Current Edition

current edition

Animal Rights

Joint Ag Committee discusses animal welfare statutes

Written by Christy Hemken

Dubois – How the state of Wyoming will handle animal welfare in statute was among the topics discussed at the April 19-20 meeting of the Joint Agriculture, State and Public Lands and Water Resources Interim Committee in Dubois.

Because of the way other states have been “bombarded” with animals rights groups that have come in and written legislation on how animal welfare issues should be handled, the Wyoming Livestock Board (WLSB) believes Wyoming should put proactive measures in place should those groups ever show up in the Cowboy State.

“The WLSB and the industry in Wyoming agree that we need to be proactive to develop something we can live with here, not only to protect animals but also animal owners and the rights of animal owners,” Wyoming State Veterinarian Jim Logan told the committee. “We need to do something in Wyoming that fits Wyoming.”

A meeting hosted by the WLSB April 1 focused on animal welfare and was attended by people involved with both livestock and companion animals, as well as representatives from the County Commissioners Association, the Wyoming Municipalities Association and some animal shelters.

“We do have some animal welfare statutes, but in my opinion they don’t go far enough to elucidate what some of the implications of animal cruelty would be,” said Logan, adding some opposition from animal rightists also indicates Wyoming’s statutes don’t go far enough. In addition, he said Wyoming’s livestock industry doesn’t feel the statutes go far enough to protect the state’s livestock interests from animal rightists.

The current language in Chapter 29 is identical to what Nebraska has, and it includes in the definition of “cruelty” the definition of “mistreat,” which includes “to knowingly and intentionally kill, maim or otherwise inflict harm upon any animal.”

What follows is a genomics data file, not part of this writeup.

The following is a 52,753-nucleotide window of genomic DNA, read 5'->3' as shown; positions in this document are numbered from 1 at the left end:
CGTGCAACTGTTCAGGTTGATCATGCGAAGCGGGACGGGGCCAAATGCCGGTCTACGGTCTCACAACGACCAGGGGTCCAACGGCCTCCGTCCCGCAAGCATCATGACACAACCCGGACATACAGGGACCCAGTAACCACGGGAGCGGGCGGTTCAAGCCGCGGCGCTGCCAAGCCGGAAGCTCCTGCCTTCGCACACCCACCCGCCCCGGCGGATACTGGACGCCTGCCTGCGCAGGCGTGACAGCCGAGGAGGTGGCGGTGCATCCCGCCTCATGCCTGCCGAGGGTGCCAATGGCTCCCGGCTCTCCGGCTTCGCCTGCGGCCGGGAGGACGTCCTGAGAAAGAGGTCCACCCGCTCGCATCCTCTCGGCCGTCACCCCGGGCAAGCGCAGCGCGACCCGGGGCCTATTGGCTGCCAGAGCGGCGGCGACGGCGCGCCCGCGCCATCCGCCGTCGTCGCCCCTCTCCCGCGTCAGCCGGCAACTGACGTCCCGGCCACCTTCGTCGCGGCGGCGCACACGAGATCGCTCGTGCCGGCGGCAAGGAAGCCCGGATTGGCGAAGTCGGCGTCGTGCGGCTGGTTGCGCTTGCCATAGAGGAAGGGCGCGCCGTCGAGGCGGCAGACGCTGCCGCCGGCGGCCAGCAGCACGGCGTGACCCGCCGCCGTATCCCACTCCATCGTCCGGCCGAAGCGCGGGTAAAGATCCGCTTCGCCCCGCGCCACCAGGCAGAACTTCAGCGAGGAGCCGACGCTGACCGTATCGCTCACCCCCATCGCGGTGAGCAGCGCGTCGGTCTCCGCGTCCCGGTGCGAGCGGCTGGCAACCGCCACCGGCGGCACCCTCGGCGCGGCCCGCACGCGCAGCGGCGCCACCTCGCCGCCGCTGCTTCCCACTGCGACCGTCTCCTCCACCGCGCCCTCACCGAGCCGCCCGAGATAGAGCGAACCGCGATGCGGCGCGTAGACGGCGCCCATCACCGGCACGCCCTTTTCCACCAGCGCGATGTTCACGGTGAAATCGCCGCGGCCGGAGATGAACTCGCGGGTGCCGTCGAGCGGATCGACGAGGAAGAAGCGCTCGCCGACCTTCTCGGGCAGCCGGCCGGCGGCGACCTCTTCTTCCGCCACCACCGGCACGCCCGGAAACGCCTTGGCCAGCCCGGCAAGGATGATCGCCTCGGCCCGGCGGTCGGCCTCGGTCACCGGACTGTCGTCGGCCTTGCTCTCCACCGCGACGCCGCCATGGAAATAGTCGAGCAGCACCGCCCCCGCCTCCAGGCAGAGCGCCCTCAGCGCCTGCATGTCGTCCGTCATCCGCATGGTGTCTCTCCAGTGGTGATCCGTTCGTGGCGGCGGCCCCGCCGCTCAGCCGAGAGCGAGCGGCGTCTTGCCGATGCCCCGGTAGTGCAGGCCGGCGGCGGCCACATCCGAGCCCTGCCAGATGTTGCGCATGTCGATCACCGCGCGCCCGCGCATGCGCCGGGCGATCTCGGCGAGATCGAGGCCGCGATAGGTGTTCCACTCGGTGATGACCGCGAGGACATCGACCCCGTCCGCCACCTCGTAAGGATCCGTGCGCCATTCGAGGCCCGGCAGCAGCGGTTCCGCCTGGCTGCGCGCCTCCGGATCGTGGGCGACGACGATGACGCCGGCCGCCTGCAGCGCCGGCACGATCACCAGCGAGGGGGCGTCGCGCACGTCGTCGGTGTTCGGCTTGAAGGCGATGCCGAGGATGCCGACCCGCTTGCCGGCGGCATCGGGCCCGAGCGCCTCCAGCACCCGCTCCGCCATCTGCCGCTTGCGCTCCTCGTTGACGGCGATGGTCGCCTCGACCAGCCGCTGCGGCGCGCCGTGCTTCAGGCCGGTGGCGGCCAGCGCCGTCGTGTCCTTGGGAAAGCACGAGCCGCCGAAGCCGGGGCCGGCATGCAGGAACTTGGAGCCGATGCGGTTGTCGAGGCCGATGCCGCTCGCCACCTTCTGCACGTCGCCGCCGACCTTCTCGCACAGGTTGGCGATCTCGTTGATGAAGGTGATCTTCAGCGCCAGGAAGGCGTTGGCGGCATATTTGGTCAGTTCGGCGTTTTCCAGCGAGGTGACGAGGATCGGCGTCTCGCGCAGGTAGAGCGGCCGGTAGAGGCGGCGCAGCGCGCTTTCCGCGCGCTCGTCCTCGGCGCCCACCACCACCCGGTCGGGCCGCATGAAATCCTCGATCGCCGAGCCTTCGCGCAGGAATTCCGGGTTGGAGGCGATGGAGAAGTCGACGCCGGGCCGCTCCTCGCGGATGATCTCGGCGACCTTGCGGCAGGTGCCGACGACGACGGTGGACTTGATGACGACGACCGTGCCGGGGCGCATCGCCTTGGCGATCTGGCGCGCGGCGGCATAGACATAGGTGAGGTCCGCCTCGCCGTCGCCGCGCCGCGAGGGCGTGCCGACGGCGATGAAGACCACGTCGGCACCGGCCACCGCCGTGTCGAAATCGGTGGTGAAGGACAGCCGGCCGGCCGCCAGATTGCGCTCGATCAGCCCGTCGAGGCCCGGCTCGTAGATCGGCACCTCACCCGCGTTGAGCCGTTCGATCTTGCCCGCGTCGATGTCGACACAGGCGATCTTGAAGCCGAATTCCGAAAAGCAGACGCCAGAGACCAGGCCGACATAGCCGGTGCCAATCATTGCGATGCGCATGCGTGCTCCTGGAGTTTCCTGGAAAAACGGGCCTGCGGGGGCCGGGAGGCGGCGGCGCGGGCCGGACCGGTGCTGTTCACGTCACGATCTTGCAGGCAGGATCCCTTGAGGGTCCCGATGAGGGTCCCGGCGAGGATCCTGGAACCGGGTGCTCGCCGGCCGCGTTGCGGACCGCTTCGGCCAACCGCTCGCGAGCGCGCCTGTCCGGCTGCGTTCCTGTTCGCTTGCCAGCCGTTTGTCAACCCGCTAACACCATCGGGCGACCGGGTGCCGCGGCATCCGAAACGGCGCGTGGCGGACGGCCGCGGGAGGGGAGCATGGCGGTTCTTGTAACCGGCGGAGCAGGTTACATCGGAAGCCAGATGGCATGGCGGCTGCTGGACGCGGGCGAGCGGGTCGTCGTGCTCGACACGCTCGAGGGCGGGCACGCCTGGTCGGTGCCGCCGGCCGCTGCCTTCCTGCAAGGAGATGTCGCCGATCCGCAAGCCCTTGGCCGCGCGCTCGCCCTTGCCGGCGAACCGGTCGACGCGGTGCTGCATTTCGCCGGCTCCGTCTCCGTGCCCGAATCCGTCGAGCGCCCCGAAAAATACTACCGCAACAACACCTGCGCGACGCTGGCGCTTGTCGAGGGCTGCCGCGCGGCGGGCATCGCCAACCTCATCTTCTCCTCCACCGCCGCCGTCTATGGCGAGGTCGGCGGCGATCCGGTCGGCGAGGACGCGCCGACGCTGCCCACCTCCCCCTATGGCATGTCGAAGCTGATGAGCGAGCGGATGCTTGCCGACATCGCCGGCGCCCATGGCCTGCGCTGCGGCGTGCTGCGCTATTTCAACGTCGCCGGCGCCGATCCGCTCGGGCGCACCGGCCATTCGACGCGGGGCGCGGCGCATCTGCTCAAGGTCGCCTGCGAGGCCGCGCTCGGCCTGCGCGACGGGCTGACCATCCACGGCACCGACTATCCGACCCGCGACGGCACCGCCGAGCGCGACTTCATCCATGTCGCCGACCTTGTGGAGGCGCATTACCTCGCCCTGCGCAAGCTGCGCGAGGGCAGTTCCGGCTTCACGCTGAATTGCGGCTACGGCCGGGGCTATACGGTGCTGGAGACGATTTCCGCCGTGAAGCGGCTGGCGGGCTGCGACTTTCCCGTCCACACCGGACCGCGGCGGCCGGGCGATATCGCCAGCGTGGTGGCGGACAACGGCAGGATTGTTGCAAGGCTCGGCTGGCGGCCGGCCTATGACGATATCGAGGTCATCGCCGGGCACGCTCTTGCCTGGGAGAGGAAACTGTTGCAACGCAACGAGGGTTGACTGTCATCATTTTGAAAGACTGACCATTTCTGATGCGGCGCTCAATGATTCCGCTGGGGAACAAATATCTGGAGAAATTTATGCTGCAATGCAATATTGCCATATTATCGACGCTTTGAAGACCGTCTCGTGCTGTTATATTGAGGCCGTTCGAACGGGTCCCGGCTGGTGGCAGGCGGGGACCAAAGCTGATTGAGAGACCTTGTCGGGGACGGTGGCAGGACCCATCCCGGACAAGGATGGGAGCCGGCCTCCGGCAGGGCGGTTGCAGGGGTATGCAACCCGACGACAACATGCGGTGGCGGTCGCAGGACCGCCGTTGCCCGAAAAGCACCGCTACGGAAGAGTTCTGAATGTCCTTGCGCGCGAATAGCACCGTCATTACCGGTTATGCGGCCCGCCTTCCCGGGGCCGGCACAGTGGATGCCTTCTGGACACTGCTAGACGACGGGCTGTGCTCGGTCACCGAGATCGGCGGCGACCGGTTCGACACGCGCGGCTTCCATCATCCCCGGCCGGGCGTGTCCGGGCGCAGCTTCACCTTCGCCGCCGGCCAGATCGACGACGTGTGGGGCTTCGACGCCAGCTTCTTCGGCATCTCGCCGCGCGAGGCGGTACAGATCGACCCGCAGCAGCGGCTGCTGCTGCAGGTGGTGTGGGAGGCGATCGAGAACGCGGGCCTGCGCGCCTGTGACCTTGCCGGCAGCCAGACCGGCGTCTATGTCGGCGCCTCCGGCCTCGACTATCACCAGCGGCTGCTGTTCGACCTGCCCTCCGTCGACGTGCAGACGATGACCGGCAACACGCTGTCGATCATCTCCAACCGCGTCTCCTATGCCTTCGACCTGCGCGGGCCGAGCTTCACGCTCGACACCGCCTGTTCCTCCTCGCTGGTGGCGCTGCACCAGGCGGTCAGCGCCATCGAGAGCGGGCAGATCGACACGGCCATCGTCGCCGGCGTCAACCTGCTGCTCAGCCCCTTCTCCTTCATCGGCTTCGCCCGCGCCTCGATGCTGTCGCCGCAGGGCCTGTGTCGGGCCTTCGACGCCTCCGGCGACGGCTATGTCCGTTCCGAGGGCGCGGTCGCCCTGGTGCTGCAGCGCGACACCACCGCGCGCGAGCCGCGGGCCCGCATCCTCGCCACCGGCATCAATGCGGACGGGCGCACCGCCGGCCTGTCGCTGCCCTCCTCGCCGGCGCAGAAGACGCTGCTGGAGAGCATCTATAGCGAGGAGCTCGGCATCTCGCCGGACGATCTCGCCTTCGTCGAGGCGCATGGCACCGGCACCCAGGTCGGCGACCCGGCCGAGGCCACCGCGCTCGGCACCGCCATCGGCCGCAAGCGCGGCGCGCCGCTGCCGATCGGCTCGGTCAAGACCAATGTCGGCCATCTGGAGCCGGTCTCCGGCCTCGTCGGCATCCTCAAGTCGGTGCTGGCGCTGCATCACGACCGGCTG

Logan said WLSB members have concern over having the word “kill” in the definition.

He also said the state needs to determine how companion animal welfare will be dealt with, as far as who will govern and oversee it, whether it be the WLSB, county commissioners or municipalities.

“Everybody that spoke up at the meeting agreed companion animal welfare should remain under control of the State Vet and WLSB,” said Logan. “The Livestock Board as a whole still does have heartburn with that and we have not solved that issue.”

He said the Board is comfortable with livestock and even dogs and cats, but when getting into more rare animals or reptiles it becomes hesitant.

Representative Sue Wallis commented that she’s concerned if the WLSB does give up authority over all animals in the state, Wyoming would end up with a companion animal group that might tend toward giving animals rights they should not have – such as legal representation.

“My feeling is the best thing to do is keep that authority and oversight in the livestock industry, but perhaps with some sort of advisory body focused on companion animals,” she suggested.

Scott Zimmerman of the Rocky Mountain Farmers Union indicated that if oversight of companion animals was left under the WLSB instead of creating a new agency, that would leave more money left over for everybody. “If we keep it under an umbrella agency, the funding is a lot greater,” he said.

Representative Matt Teeters said he wanted to make sure statute clearly states that animals are private property. “I’m concerned with language that would prohibit somebody from being able to kill an animal,” he said. “That can be construed in all kinds of ways and, in my opinion, negate the ability to control one’s own private property.”

“I have an old dog, and when the time comes I’m going to be the one to put her down,” said Representative Mike Gilmore. “I’m doing the right thing in my mind, and that’s my dog and I don’t want the state in any way to negate that ability. It’s a rights issue, and I can see how this can get out of control.”

“I don’t want another agency, and I don’t want a subagency,” said Senator Eli Bebout, cautioning the WLSB to move slowly. “We haven’t already heard a lot of issues with this, and if we over-legislate this we’ll have a mess.”

In the end, Committee Co-Chairman Senator Gerry Geis directed the WLSB, counties and municipalities to work together over the summer to come up with a statute that would protect state, city and county interests. It will be brought back for consideration as an interim bill in the committee’s October 4-5 meeting in Buffalo.

Christy Hemken is managing editor of the Wyoming Livestock Roundup and can be reached at This email address is being protected from spambots. You need JavaScript enabled to view it..